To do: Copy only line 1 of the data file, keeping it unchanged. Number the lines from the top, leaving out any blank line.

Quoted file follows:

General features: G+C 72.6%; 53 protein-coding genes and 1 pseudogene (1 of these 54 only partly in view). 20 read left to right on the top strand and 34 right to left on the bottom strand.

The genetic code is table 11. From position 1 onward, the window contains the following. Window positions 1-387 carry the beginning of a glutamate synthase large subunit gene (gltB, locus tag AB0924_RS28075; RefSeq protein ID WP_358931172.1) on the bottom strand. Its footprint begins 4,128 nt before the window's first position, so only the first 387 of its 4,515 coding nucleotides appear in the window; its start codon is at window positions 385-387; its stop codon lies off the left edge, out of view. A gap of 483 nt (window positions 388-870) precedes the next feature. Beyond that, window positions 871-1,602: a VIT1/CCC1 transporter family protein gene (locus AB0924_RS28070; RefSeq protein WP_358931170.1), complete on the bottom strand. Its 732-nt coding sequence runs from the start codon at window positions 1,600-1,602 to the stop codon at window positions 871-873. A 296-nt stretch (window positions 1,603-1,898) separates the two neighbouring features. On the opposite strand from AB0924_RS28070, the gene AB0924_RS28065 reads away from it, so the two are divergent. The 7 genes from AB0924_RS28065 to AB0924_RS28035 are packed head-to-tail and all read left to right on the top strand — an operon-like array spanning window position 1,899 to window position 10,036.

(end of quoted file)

General features: G+C 72.6%; 53 protein-coding genes and 1 pseudogene (1 of these 54 only partly in view). 20 read left to right on the top strand and 34 right to left on the bottom strand.